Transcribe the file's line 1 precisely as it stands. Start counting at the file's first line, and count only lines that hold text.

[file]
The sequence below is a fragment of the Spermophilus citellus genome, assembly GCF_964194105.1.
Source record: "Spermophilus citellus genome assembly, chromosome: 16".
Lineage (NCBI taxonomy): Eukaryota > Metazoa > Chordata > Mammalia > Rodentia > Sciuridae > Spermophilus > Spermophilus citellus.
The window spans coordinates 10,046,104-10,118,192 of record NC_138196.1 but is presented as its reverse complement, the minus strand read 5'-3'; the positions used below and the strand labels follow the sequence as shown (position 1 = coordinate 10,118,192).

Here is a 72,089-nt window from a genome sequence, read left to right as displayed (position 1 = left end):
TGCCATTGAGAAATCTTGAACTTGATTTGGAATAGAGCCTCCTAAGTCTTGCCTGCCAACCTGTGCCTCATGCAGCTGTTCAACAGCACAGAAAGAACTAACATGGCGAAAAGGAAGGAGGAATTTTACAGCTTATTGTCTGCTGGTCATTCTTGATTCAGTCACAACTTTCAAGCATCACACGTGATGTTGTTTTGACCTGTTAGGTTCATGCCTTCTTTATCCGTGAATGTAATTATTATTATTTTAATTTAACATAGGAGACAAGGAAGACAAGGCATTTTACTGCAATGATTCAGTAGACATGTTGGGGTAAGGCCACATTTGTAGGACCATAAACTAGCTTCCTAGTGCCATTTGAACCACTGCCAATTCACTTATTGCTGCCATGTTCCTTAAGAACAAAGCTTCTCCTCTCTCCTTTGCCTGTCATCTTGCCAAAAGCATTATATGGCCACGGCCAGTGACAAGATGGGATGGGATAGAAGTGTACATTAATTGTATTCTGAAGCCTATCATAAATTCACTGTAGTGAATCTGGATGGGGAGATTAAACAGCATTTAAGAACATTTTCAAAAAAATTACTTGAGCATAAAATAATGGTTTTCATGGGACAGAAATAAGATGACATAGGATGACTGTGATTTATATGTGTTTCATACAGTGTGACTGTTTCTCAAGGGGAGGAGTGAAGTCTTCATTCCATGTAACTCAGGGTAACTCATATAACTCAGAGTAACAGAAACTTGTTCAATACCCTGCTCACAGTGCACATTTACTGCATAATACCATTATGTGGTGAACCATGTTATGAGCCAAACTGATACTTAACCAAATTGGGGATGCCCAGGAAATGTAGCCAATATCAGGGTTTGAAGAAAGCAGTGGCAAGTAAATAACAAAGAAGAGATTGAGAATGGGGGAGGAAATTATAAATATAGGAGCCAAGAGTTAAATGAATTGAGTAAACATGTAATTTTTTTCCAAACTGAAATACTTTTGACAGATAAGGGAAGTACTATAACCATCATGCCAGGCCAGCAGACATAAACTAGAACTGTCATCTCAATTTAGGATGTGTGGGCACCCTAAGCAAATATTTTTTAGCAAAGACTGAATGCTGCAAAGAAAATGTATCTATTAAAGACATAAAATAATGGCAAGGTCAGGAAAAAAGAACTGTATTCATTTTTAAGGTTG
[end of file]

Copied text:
The sequence below is a fragment of the Spermophilus citellus genome, assembly GCF_964194105.1.